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F1 Race result maybe uncertain for days after GP with new FIA deep dive checks

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John S:

--- Quote from: Alianora La Canta on April 04, 2021, 10:22:43 AM ---Even the FIA can't answer that one, because they don't keep track of all their race briefings and informal notes that also act as regulations but never get formally noted as such. (Why yes, I do have a bee in my bonnet about this one, as someone on a different forum moaned at me earlier this week...)

--- End quote ---

Alia is the bee in your proverbial bonnet:
(a) lack of proper FIA records, so what are the actual regs?
(b) the fact they change things on the hoof in so many ways after rule sets are fixed for year?
(c) fundamental opposition to this deep dive scheme? -
        [1] because it looks more like a hunting expedition that assumes teams are always up to something, i.e. cheating, but with no real idea there's anything wrong
        [2] it's cunning plan to try to find out just how the different teams work software, as they (the FIA) ain't really got a clue.

............ Or something else entirely?

I'm sure many on here would like your more detailed opinion, Alia, I know I should.

 :good: :good:

Always interested in Alia's take on anything F1...or in her travelogues as well.  :D

It seems that F1 is trying to move toward a NASCAR style model. NASCAR has long bragged that "the rules are written in pencil, not ink."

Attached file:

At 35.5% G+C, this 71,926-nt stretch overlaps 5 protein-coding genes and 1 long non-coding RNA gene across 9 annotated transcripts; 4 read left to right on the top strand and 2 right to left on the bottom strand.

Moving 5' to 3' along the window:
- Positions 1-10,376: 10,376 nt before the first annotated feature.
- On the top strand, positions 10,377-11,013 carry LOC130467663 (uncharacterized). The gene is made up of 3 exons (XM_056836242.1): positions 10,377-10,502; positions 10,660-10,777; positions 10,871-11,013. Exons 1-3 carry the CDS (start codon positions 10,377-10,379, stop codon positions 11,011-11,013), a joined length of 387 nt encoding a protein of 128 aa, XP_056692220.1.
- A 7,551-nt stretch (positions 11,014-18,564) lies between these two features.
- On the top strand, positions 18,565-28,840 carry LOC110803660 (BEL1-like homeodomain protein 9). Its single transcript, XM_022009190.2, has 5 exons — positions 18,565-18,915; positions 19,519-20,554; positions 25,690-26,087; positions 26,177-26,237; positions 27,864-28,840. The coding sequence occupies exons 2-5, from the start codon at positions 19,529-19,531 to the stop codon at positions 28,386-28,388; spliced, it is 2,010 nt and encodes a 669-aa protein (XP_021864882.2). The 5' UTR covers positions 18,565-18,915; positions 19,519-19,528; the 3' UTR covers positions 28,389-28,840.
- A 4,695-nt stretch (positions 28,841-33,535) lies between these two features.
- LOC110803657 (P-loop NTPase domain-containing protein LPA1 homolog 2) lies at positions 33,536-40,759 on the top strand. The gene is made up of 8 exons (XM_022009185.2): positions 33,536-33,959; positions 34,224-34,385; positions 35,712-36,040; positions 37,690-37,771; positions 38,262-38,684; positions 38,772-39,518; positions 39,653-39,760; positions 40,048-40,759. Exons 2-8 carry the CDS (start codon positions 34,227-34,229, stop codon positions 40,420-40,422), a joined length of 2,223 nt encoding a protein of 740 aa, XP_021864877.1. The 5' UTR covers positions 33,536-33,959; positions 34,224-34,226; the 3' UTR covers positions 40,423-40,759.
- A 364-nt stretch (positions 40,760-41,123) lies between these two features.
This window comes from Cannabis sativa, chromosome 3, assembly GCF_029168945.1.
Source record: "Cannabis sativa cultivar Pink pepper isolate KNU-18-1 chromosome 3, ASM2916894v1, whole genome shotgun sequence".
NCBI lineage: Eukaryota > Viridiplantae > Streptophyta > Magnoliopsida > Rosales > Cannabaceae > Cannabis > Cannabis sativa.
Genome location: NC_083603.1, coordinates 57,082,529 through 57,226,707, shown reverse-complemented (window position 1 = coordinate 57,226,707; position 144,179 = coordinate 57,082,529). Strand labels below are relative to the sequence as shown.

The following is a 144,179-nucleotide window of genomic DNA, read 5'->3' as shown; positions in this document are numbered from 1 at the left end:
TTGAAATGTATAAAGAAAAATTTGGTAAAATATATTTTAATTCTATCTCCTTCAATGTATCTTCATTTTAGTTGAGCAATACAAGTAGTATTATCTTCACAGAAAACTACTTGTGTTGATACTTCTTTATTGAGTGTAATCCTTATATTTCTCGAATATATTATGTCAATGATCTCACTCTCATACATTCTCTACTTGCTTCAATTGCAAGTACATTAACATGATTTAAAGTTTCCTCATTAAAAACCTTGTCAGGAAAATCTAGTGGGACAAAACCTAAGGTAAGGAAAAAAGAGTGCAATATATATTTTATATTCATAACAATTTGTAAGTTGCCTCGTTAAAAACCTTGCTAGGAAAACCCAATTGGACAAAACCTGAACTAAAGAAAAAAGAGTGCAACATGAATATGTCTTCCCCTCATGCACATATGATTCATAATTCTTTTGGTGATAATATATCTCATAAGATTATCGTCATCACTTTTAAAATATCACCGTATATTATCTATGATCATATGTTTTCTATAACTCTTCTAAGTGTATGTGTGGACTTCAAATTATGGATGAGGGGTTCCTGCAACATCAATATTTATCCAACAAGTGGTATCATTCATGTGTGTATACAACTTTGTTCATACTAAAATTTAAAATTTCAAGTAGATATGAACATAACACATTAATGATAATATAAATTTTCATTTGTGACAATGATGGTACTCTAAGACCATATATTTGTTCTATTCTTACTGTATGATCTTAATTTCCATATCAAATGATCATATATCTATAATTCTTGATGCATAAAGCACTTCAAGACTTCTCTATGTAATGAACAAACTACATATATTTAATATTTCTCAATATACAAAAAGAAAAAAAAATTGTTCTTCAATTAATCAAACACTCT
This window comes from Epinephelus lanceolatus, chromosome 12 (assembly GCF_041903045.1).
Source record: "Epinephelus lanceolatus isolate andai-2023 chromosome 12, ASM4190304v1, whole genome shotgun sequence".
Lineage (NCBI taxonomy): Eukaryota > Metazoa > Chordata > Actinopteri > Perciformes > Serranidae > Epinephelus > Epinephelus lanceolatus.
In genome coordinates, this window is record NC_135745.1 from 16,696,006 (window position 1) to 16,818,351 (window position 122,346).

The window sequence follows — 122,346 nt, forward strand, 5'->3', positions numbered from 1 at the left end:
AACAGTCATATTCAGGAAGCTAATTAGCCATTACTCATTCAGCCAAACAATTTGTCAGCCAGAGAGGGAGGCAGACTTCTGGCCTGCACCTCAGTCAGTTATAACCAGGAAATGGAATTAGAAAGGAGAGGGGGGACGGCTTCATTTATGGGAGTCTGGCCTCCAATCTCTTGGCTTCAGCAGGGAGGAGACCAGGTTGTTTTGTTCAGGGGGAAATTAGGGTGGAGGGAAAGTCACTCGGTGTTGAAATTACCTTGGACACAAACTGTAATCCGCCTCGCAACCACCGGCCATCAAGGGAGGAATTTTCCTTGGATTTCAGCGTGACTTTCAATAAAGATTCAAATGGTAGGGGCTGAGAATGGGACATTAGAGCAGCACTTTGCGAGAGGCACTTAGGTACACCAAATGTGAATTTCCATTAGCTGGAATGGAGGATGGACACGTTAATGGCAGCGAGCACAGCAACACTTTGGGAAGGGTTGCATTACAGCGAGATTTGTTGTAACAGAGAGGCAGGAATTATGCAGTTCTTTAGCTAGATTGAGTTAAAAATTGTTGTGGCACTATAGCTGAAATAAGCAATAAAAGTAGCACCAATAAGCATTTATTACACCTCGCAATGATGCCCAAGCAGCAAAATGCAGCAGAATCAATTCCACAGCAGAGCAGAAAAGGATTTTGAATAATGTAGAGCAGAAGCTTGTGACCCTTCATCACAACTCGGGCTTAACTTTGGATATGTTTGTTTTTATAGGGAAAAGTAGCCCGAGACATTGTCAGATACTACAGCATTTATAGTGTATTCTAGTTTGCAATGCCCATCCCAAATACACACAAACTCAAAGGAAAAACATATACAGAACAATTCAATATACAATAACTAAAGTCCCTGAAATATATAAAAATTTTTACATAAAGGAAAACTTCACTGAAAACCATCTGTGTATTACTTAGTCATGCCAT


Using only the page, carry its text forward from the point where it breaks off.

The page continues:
NASCAR also has a rule that whoever crosses the line first is the winner, regardless of any rules infraction discovered later. Big Bill France didn't want to have a small print article on the back page of the sports section a couple days later announce a new winner.

Alianora La Canta:
Technically, the FIA were allowed to do deep dives before - the Ferrari investigation is an example, involving at least one, and likely two separate, confiscation(s) and deep dive(s) into the 2019 engine. It was just that in practise, they only did it if they saw a surface sign that something was amiss. Another good example is the BAR 2006 car - they did a deep dive, but only when scrutineers discovered a draining problem on one car in round 4 of the season. That deep dive resulted in BAR getting disqualified for two races, but the disqualification from the round where the draining problem was discovered was the prompt.

Now, they're proposing it as a pre-emptive measure. Still perfectly legal. However, the debacle of Bahrain may will make teams dubious as to the good-faith nature of the FIA's conduct. Remember they changed the rule regarding Turn 4 three times (albeit twice in the same document) on a single weekend, the last of these during the race (and then Michael quite transparently lied about it). Add to this that the drivers were apparently barred from downtalking any aspect of F1 at the start of the weekend (a futile task, I think), and the impression given is of Stefano Domenicalli being given supreme power (well, co-supreme power with Jean Todt) without knowing how to use it for psuedopolitical effectiveness - or to the benefit of Liberty (his organisation). Chase Carey was a bit savvier. (You may wonder why I'm talking about Stefano primarily. It's because Liberty and the FIA agreed to present a united front regarding F1 last year. Jean would not have allowed himself such naive excesses; he would have selected the targets of his ire much more carefully, and then used a more precise approach in hitting them).


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